Ever felt like you’ve run out of creative ideas for your graphics? Too many deadlines, different people wanting different things, and probably too much coffee, can leave you feeling overwhelmed and uninspired.

These are the worst feelings to have when you need to deliver creativity on demand, which is why we’ve put together a little list of inspiration to get your creative juices flowing again.


Whether it’s for your own business or you’re freelancing for someone else, you need to decide on the purpose of the graphic before the fun starts. Where will this graphic be shown, on what platform? Is it for social media? A blog? Will it be printed? Who is the audience? These are all things to consider, as they define certain factors of your design.

Another thing to think about is the brand itself. Jot down any restrictions the business or brand may have applied to your work. It may be size, colour scheme, adhering to a particular house style… Try not to think of these details as limitations but as guidelines instead — having a loose criteria allows you to eliminate a number of options, which makes your job less daunting.

If you’re still feeling a little flat after noting down your design criteria, fear not! Check out our tips below for getting back into that creative zone.

1 Social media

That’s right, we’re encouraging you to stop what you’re doing and head on over to the dark side (just make sure you come back!) We’re talking about Pinterest and Tumblr specifically. These are the two biggest and fastest growing imaged-based social media platforms. They’re brimming with stunning photography and designs, and are easy-as-pie to navigate and search. Whether you’re after inspiration for a logo design, a blog graphic or a colour scheme, you’re bound to find some incredible visual treats here.

pinterest design

2 Get talking

What we mean of course, is get talking with other people you know who create their own graphics. Have a chat about the projects you’re working on and what aspects you’re finding particularly challenging. They might be able to offer you some advice, or better yet, have a solution to your problem because they’ve ‘been there, done that’. If this isn’t the case, that’s no problem either, just talking through the difficulties of a job will lift some of the weight from your shoulders, and afterwards, you may be able to approach the project refreshed and rearing to go.

3 Turn those glossy pages

desktop mag

If you’re after inspiration, there’s no need to look any further than design-related magazines. These bad boys highlight the best of the best in the industry and their work is sure to leave you motivated and in awe. If you’re stuck at your computer, here’s 42 free online magazines to explore, or check out our shortlist of virtual glossy pages for you to flip through as well:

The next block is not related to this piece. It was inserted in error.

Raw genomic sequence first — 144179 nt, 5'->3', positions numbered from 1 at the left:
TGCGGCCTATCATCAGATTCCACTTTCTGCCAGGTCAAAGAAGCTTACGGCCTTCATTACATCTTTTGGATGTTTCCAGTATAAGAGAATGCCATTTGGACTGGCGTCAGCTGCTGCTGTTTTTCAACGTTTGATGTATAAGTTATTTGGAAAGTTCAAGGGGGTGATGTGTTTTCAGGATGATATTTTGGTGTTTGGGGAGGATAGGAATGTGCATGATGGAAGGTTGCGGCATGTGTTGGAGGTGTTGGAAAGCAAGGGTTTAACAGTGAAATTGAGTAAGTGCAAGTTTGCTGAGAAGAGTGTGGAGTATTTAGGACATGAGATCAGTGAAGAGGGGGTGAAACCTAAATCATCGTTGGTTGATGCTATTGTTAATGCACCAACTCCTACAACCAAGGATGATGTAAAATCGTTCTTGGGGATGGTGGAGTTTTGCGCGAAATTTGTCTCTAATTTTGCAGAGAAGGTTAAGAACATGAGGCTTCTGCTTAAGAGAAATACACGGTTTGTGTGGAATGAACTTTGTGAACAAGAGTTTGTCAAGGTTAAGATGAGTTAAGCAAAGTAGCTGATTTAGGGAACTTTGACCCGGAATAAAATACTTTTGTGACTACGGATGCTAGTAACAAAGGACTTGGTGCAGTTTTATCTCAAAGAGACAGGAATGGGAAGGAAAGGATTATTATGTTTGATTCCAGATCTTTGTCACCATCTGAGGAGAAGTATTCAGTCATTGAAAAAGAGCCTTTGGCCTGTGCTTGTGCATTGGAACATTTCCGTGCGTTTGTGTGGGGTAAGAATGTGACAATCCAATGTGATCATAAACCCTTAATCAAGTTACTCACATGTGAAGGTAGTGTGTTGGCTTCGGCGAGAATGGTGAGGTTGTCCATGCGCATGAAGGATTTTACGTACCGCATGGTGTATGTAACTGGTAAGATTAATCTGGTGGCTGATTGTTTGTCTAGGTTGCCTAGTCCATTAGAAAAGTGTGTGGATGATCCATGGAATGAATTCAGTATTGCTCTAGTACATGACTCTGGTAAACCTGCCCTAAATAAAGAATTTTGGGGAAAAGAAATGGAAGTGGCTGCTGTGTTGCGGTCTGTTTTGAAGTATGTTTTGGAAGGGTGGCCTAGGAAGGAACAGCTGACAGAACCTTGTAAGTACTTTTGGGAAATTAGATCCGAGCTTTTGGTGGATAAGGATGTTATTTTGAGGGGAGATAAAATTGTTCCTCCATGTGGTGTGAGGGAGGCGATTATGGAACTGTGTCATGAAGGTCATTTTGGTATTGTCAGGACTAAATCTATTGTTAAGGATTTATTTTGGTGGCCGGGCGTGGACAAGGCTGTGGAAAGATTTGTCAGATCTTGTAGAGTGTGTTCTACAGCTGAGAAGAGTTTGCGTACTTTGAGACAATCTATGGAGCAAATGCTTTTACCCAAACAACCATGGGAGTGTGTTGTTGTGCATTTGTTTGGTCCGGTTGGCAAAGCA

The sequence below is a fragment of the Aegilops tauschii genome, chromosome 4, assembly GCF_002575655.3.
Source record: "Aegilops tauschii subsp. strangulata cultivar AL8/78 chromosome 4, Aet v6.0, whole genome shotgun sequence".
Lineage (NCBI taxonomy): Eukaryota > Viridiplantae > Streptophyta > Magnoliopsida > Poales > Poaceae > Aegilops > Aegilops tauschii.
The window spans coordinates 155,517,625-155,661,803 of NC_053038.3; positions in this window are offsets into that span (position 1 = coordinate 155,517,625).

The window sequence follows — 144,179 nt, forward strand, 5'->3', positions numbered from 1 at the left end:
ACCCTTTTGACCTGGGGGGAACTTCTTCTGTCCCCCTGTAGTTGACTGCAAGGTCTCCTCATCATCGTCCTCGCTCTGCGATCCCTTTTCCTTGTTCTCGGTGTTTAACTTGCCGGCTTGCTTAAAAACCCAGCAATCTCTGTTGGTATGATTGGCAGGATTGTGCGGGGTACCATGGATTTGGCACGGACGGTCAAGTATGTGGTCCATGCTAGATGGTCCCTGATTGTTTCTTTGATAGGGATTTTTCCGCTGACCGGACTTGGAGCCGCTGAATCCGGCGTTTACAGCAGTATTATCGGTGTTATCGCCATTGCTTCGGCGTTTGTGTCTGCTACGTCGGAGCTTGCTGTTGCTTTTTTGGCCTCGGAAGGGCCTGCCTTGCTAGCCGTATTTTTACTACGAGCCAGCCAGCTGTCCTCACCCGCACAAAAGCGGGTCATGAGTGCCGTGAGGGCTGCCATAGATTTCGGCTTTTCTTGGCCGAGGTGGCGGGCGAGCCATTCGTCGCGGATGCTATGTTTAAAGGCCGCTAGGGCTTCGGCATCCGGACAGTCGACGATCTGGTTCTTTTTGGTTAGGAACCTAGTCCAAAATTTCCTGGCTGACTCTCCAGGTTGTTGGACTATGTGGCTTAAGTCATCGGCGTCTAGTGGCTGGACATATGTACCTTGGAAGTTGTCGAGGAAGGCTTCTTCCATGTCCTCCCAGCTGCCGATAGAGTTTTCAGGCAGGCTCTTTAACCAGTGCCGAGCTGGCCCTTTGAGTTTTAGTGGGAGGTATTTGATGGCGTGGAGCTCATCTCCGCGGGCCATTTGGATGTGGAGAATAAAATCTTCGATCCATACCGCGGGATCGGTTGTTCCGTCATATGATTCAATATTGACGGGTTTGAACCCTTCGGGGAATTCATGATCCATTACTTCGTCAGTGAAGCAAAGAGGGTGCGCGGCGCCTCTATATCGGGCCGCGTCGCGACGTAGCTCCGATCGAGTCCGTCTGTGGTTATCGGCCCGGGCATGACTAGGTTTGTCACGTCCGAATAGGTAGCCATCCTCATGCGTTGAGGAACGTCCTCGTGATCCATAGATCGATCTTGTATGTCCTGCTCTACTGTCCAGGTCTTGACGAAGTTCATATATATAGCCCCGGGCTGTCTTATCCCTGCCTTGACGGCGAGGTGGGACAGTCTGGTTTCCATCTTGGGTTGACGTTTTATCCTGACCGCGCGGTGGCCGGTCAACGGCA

4 Play

kuler screenshot

One of the great things about working online is the abundance of free and useful tools at your disposal, and tools for graphic design are no exception. Some of our favourites include Colour Lovers and Kuler, where you can play around with colour palettes and check out the most popular colour schemes and where they’re being used.

We’ve previously compiled some great design tools online including Designspiration and DesignTAXI. And let’s not forget Canva itself, where you can drag and drop as well as experiment with colours and fonts.

colour lovers

5 Get out more often

If you’ve tried everything on this list and our suggestions just haven’t done it for you, chances are what you really need to do is go outside. Yes, you read right, step away from the screen and get some fresh air. Go for a walk in the sun, grab a coffee with a friend, throw a stick for your dog, whatever it is — you’ll find that taking your mind off the job for half an hour or so can really rejuvenate your creative flow.

Do you have any other tips on how to stay creative? Share your advice below.

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Helen Scheuerer is a creative writer & website owner from Sydney. She's worked for numerous e-commerce start-ups over the years as well as founded her own online literary magazine, Writer's Edit. Specialising in blogging and social media marketing, Helen loves the opportunities the online world has to offer writers and entrepreneurs alike.